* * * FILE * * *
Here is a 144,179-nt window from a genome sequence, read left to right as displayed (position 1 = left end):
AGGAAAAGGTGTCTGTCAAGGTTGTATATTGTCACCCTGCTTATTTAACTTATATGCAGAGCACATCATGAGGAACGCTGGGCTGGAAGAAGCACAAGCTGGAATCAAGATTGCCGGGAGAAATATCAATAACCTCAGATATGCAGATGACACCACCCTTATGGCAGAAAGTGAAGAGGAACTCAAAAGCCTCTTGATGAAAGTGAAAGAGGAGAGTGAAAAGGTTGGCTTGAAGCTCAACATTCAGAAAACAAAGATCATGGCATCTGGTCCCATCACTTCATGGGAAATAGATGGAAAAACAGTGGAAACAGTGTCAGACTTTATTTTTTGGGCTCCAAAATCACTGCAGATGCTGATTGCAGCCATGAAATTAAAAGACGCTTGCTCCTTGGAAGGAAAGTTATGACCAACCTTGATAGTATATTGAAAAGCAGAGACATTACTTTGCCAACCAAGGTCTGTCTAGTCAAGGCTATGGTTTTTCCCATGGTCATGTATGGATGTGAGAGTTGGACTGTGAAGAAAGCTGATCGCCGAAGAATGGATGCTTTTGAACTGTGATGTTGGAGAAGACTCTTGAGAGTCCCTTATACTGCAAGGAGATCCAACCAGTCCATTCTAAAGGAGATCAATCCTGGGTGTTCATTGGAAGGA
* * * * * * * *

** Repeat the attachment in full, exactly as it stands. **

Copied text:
Here is a 144,179-nt window from a genome sequence, read left to right as displayed (position 1 = left end):
AGGAAAAGGTGTCTGTCAAGGTTGTATATTGTCACCCTGCTTATTTAACTTATATGCAGAGCACATCATGAGGAACGCTGGGCTGGAAGAAGCACAAGCTGGAATCAAGATTGCCGGGAGAAATATCAATAACCTCAGATATGCAGATGACACCACCCTTATGGCAGAAAGTGAAGAGGAACTCAAAAGCCTCTTGATGAAAGTGAAAGAGGAGAGTGAAAAGGTTGGCTTGAAGCTCAACATTCAGAAAACAAAGATCATGGCATCTGGTCCCATCACTTCATGGGAAATAGATGGAAAAACAGTGGAAACAGTGTCAGACTTTATTTTTTGGGCTCCAAAATCACTGCAGATGCTGATTGCAGCCATGAAATTAAAAGACGCTTGCTCCTTGGAAGGAAAGTTATGACCAACCTTGATAGTATATTGAAAAGCAGAGACATTACTTTGCCAACCAAGGTCTGTCTAGTCAAGGCTATGGTTTTTCCCATGGTCATGTATGGATGTGAGAGTTGGACTGTGAAGAAAGCTGATCGCCGAAGAATGGATGCTTTTGAACTGTGATGTTGGAGAAGACTCTTGAGAGTCCCTTATACTGCAAGGAGATCCAACCAGTCCATTCTAAAGGAGATCAATCCTGGGTGTTCATTGGAAGGA